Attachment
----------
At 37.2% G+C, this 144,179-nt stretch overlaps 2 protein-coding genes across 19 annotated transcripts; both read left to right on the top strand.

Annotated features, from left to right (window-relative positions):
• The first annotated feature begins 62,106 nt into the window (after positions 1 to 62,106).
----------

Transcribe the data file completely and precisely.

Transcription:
At 37.2% G+C, this 144,179-nt stretch overlaps 2 protein-coding genes across 19 annotated transcripts; both read left to right on the top strand.

Annotated features, from left to right (window-relative positions):
• The first annotated feature begins 62,106 nt into the window (after positions 1 to 62,106).